Luv Doc Recommends: Rock and Roll Free for All

Hole in the Wall, Saturday, June 12, 2004

Luv Doc Recommends: Rock and Roll Free for All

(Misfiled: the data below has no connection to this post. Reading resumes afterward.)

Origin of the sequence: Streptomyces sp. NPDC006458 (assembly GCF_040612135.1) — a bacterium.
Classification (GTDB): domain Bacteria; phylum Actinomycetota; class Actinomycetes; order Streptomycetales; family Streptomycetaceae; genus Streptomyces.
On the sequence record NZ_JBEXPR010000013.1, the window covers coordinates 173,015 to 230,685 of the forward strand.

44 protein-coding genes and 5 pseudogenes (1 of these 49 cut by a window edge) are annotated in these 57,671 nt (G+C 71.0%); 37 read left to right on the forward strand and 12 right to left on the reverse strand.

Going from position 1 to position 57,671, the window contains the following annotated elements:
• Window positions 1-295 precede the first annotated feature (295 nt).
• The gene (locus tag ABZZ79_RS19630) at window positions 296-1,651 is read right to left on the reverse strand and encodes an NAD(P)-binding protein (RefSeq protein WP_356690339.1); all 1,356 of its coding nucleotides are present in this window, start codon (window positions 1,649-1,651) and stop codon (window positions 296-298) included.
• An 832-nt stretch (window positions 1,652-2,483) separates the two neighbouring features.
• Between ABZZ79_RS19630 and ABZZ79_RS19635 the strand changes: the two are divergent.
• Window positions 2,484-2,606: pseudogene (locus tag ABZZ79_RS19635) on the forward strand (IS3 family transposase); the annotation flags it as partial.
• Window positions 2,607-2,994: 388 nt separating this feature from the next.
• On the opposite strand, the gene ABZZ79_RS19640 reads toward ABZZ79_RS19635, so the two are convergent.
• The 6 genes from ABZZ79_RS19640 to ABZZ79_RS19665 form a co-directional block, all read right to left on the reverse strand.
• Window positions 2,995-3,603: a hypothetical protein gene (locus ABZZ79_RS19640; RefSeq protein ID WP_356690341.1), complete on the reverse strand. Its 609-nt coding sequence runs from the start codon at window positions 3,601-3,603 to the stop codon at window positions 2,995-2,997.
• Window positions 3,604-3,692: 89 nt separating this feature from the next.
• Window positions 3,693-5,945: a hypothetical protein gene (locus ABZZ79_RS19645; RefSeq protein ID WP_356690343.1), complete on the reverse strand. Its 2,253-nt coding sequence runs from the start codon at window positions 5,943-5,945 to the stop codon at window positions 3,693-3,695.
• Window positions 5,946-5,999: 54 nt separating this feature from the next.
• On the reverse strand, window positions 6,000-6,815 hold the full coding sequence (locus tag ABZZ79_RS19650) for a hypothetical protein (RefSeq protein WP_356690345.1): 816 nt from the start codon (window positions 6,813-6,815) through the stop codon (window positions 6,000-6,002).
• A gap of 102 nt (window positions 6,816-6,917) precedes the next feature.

One thought that undoubtedly has been troubling you for the past week is, “Will the death of Ronald Reagan open the floodgates of Eighties nostalgia?” Could this perhaps be the Great Communicator’s real legacy? Will the remainder of the oughts be the era in which Eighties retro becomes the backlash to Seventies retro? Will Dexy’s Midnight Runners finally become a two-time one-hit wonder? Will Adam Ant drag his two drummers out of mothballs and mount a glorious comeback tour? Will Boy George come back as a geriatrically androgynous Man George? Will MTV and VH1 actually start playing music videos? Will blue jeans climb back toward the navel? Will pant legs narrow? Will cotton farmers rejoice? Will Ecstasy be legal again? Will gas get cheaper? Will hair get bigger? Will bangs get mallier? Will fraternities grow larger? Will Tom Cruise once again dance to Bob Seger in his underwear? Will it be hip to be square? Will the nerds finally, truly get their revenge? OK, yes on the last one. With Bill Gates and Michael Dell owning most of the known universe, it’s pretty obvious the nerds have gotten all the revenge they want. Could the rest be far behind? Maybe not, but let’s keep our fingers crossed on that Ecstasy thing…and maybe the gas…and really, can you ever get enough of “Come on Eileen”? Especially if you’re on X? Admit it. The Eighties brought us a lot of fun stuff: Water Slides, Frisbee golf, skateboards with fat wheels, boom boxes, video arcades, Cabbage Patch Kids, Teenage Mutant Ninja Turtles, The Lost Boys and Bill and Ted. None of it was necessarily cool, mind you (OK, maybe the skateboards), but Bill and Ted…that shit was funny, yo. Cool can be such a drag anyway. Really, how long can you stare at that Escher painting of the dogs playing poker? Locally, the Eighties were a veritable renaissance for the music scene. Some of the biggest names in Austin music hit in the Eighties: Timbuk 3, Lyle Lovett, Nanci Griffith, Michelle Shocked, the Fabulous Thunderbirds, Stevie RayVaughan, the Butthole Surfers, Dangerous Toys … not to mention SXSW started in the Eighties and even … yes … The Austin Chronicle. Good times, eh? Sunday night you can relive some of that magic at Paul Minor’s Rock and Roll Free for All at the Hole in the Wall. This month the Hole celebrates it’s 30-year anniversary (yeah, there was a little hitch in there, but who’s counting?) with another “30 Days in the Hole,” featuring many of the great acts that made and make the Hole in the Wall an Austin landmark. Sunday’s show features Two Hoots and a Holler, Shandon Sahm, and of course, the Superego All-Stars. Two Hoots was arguably Austin’s premier club band during the latter part of the Eighties, regularly packing venues like the Black Cat and the Continental Club. Even today, following Two Hoots onstage is an exercise in masochism for even the most ass-kicking band, but Shandon Sahm is up to the task. Sahm, son of Texas music legend Doug Sahm and drummer for Eighties metal gods Pariah, has switched to guitar these days and is still bringing it full volume. Closing out the evening, as usual, will be Texas Music Hall of Famer Paul Minor and the Superego All-Stars. Minor got his start in the Eighties with bands like the Urge and Roman Candles, but perhaps his biggest contribution to Austin music is his creation of the Rock and Roll Free for All, a Sunday night band jam that has helped spawn a number of notable acts, including Spoon and Fastball. Sunday night (and incidentally every night these days at the Hole) there is no cover, but it is nonetheless a benefit for a Hole in the Wall regular named Gayle who was recently displaced by an apartment fire. You remember. We are the world. Check your ego at the door.

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